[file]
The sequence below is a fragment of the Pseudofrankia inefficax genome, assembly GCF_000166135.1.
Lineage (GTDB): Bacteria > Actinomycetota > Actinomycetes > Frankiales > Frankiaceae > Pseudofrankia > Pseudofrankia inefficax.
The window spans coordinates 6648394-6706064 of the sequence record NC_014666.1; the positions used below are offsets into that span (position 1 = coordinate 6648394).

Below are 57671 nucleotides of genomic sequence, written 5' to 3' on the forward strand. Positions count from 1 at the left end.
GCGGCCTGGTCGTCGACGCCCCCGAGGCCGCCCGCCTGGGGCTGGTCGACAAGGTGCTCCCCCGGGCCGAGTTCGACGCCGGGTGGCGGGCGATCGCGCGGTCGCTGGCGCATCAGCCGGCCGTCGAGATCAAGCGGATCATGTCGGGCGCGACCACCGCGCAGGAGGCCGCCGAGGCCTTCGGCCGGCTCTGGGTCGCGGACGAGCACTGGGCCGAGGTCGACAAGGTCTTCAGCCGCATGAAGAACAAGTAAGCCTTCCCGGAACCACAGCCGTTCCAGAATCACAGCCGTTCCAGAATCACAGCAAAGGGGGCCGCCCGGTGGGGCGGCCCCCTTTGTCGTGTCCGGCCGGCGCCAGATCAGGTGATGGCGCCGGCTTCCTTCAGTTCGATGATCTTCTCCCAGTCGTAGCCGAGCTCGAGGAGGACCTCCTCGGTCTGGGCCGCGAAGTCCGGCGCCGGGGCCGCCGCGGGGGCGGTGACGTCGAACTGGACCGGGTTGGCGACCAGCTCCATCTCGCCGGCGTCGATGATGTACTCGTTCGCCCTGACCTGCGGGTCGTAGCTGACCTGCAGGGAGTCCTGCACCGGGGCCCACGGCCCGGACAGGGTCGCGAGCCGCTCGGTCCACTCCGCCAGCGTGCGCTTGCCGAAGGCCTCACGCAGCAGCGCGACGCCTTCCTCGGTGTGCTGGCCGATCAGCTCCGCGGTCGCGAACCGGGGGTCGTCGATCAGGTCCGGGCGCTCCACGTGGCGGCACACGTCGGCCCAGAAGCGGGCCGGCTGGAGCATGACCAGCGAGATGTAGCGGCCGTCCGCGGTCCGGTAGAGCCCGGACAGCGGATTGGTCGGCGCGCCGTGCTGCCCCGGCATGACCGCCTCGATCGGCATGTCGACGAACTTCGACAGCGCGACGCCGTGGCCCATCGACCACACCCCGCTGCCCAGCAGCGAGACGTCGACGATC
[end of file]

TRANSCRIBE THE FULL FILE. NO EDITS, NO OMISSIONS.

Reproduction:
The sequence below is a fragment of the Pseudofrankia inefficax genome, assembly GCF_000166135.1.
Lineage (GTDB): Bacteria > Actinomycetota > Actinomycetes > Frankiales > Frankiaceae > Pseudofrankia > Pseudofrankia inefficax.
The window spans coordinates 6648394-6706064 of the sequence record NC_014666.1; the positions used below are offsets into that span (position 1 = coordinate 6648394).

Below are 57671 nucleotides of genomic sequence, written 5' to 3' on the forward strand. Positions count from 1 at the left end.
GCGGCCTGGTCGTCGACGCCCCCGAGGCCGCCCGCCTGGGGCTGGTCGACAAGGTGCTCCCCCGGGCCGAGTTCGACGCCGGGTGGCGGGCGATCGCGCGGTCGCTGGCGCATCAGCCGGCCGTCGAGATCAAGCGGATCATGTCGGGCGCGACCACCGCGCAGGAGGCCGCCGAGGCCTTCGGCCGGCTCTGGGTCGCGGACGAGCACTGGGCCGAGGTCGACAAGGTCTTCAGCCGCATGAAGAACAAGTAAGCCTTCCCGGAACCACAGCCGTTCCAGAATCACAGCCGTTCCAGAATCACAGCAAAGGGGGCCGCCCGGTGGGGCGGCCCCCTTTGTCGTGTCCGGCCGGCGCCAGATCAGGTGATGGCGCCGGCTTCCTTCAGTTCGATGATCTTCTCCCAGTCGTAGCCGAGCTCGAGGAGGACCTCCTCGGTCTGGGCCGCGAAGTCCGGCGCCGGGGCCGCCGCGGGGGCGGTGACGTCGAACTGGACCGGGTTGGCGACCAGCTCCATCTCGCCGGCGTCGATGATGTACTCGTTCGCCCTGACCTGCGGGTCGTAGCTGACCTGCAGGGAGTCCTGCACCGGGGCCCACGGCCCGGACAGGGTCGCGAGCCGCTCGGTCCACTCCGCCAGCGTGCGCTTGCCGAAGGCCTCACGCAGCAGCGCGACGCCTTCCTCGGTGTGCTGGCCGATCAGCTCCGCGGTCGCGAACCGGGGGTCGTCGATCAGGTCCGGGCGCTCCACGTGGCGGCACACGTCGGCCCAGAAGCGGGCCGGCTGGAGCATGACCAGCGAGATGTAGCGGCCGTCCGCGGTCCGGTAGAGCCCGGACAGCGGATTGGTCGGCGCGCCGTGCTGCCCCGGCATGACCGCCTCGATCGGCATGTCGACGAACTTCGACAGCGCGACGCCGTGGCCCATCGACCACACCCCGCTGCCCAGCAGCGAGACGTCGACGATC